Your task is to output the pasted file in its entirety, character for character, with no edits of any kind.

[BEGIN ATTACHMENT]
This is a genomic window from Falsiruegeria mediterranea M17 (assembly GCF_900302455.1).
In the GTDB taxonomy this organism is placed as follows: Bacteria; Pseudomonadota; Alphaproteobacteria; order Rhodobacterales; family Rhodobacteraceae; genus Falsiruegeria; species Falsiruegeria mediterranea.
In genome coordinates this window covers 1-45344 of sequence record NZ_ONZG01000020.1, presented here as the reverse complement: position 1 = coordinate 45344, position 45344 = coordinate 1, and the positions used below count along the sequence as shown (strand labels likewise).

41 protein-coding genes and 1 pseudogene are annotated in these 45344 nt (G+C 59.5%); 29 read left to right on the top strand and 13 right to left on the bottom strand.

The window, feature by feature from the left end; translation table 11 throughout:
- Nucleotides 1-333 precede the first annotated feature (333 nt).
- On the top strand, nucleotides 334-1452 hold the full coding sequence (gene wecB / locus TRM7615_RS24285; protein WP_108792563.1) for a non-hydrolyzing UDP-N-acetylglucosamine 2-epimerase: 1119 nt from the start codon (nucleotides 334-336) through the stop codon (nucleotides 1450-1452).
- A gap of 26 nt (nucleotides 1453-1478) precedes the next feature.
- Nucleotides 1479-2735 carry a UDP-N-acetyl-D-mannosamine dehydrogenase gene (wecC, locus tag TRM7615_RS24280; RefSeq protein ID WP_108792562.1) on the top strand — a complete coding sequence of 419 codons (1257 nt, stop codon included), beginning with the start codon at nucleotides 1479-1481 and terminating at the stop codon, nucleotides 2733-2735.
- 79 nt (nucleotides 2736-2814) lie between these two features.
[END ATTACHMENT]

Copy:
This is a genomic window from Falsiruegeria mediterranea M17 (assembly GCF_900302455.1).
In the GTDB taxonomy this organism is placed as follows: Bacteria; Pseudomonadota; Alphaproteobacteria; order Rhodobacterales; family Rhodobacteraceae; genus Falsiruegeria; species Falsiruegeria mediterranea.
In genome coordinates this window covers 1-45344 of sequence record NZ_ONZG01000020.1, presented here as the reverse complement: position 1 = coordinate 45344, position 45344 = coordinate 1, and the positions used below count along the sequence as shown (strand labels likewise).

41 protein-coding genes and 1 pseudogene are annotated in these 45344 nt (G+C 59.5%); 29 read left to right on the top strand and 13 right to left on the bottom strand.

The window, feature by feature from the left end; translation table 11 throughout:
- Nucleotides 1-333 precede the first annotated feature (333 nt).
- On the top strand, nucleotides 334-1452 hold the full coding sequence (gene wecB / locus TRM7615_RS24285; protein WP_108792563.1) for a non-hydrolyzing UDP-N-acetylglucosamine 2-epimerase: 1119 nt from the start codon (nucleotides 334-336) through the stop codon (nucleotides 1450-1452).
- A gap of 26 nt (nucleotides 1453-1478) precedes the next feature.
- Nucleotides 1479-2735 carry a UDP-N-acetyl-D-mannosamine dehydrogenase gene (wecC, locus tag TRM7615_RS24280; RefSeq protein ID WP_108792562.1) on the top strand — a complete coding sequence of 419 codons (1257 nt, stop codon included), beginning with the start codon at nucleotides 1479-1481 and terminating at the stop codon, nucleotides 2733-2735.
- 79 nt (nucleotides 2736-2814) lie between these two features.